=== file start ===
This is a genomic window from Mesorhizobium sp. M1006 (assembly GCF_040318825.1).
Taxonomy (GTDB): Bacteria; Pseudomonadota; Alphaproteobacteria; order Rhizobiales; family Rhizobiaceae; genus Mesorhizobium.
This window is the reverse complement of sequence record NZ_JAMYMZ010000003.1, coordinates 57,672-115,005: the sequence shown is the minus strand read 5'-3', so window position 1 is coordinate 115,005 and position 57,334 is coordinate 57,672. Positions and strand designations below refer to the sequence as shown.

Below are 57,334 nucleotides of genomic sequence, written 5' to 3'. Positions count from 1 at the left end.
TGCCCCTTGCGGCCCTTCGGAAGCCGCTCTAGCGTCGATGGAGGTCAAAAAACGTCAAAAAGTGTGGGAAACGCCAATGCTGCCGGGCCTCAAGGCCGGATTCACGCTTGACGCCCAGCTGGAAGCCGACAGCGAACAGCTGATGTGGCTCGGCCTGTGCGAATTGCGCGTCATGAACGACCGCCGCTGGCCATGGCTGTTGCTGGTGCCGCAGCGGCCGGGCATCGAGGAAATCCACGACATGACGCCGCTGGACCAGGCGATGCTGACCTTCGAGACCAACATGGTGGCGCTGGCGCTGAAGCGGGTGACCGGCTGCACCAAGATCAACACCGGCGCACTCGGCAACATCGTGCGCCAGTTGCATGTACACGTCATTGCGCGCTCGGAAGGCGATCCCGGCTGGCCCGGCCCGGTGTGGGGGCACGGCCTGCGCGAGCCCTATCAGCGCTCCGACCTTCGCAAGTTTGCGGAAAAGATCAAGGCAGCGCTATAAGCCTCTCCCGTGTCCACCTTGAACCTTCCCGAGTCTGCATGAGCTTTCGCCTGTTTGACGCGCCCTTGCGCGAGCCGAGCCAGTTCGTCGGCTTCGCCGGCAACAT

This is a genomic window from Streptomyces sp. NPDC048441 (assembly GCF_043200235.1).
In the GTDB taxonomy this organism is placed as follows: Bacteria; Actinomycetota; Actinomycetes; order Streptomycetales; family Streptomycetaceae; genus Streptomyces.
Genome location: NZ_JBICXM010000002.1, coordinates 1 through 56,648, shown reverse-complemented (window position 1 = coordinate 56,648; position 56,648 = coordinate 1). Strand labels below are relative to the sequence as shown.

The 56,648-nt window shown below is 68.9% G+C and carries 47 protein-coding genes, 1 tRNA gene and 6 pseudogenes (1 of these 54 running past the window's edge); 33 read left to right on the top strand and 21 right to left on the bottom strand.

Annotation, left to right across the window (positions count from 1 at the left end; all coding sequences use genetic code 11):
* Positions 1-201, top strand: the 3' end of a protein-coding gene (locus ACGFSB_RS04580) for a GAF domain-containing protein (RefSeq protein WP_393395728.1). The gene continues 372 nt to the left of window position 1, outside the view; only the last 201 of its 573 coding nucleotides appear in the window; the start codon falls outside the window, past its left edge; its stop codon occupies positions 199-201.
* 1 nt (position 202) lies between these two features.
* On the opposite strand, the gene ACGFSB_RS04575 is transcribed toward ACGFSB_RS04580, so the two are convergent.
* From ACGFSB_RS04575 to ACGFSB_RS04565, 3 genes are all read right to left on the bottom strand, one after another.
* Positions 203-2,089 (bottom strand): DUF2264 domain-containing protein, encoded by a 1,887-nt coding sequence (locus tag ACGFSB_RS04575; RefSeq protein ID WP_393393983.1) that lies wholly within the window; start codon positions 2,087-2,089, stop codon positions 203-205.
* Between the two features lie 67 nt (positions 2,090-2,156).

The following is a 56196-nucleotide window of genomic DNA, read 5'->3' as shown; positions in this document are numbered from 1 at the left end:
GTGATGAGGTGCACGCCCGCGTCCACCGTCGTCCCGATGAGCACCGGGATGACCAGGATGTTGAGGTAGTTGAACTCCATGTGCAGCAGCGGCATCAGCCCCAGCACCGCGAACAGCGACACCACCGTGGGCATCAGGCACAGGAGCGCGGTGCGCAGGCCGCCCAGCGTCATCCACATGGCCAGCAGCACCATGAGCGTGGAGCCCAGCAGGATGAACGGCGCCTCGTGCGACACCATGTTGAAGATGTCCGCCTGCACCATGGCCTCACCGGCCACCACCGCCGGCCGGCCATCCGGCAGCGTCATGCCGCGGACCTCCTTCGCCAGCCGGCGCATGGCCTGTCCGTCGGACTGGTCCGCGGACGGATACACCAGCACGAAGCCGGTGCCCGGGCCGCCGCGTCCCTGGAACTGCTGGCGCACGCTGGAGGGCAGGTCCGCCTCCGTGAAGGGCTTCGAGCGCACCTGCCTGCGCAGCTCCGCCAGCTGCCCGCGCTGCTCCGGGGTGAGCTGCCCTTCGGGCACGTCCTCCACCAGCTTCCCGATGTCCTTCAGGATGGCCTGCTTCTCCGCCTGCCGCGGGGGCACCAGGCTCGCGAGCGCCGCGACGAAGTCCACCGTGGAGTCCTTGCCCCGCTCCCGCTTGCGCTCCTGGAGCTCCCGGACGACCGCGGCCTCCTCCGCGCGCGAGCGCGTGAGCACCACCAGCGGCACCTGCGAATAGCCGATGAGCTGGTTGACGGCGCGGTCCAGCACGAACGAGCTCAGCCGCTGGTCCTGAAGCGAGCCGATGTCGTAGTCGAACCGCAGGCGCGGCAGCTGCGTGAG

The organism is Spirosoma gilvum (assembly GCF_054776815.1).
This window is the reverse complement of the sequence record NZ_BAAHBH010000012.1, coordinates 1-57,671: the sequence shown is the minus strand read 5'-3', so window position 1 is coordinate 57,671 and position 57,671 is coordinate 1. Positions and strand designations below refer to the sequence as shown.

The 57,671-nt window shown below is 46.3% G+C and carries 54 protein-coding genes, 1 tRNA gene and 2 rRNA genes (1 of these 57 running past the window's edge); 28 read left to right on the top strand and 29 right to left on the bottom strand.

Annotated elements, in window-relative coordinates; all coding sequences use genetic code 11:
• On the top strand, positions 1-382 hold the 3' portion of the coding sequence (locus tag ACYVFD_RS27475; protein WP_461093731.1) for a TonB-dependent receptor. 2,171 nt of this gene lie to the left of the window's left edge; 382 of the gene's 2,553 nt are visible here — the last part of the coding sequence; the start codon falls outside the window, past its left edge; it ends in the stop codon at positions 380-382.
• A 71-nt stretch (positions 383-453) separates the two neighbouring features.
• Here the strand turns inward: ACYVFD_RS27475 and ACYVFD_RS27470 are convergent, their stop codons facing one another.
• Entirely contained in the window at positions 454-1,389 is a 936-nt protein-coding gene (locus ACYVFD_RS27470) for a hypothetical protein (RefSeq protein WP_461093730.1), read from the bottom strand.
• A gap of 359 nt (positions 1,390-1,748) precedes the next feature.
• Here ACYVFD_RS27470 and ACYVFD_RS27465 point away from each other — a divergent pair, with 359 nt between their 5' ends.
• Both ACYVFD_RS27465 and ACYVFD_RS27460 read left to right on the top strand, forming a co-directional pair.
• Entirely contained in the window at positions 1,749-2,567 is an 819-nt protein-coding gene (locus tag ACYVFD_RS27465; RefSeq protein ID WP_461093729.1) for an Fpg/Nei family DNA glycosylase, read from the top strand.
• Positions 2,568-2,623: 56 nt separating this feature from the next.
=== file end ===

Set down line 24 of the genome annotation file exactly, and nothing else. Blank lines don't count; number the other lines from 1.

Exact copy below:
• A 71-nt stretch (positions 383-453) separates the two neighbouring features.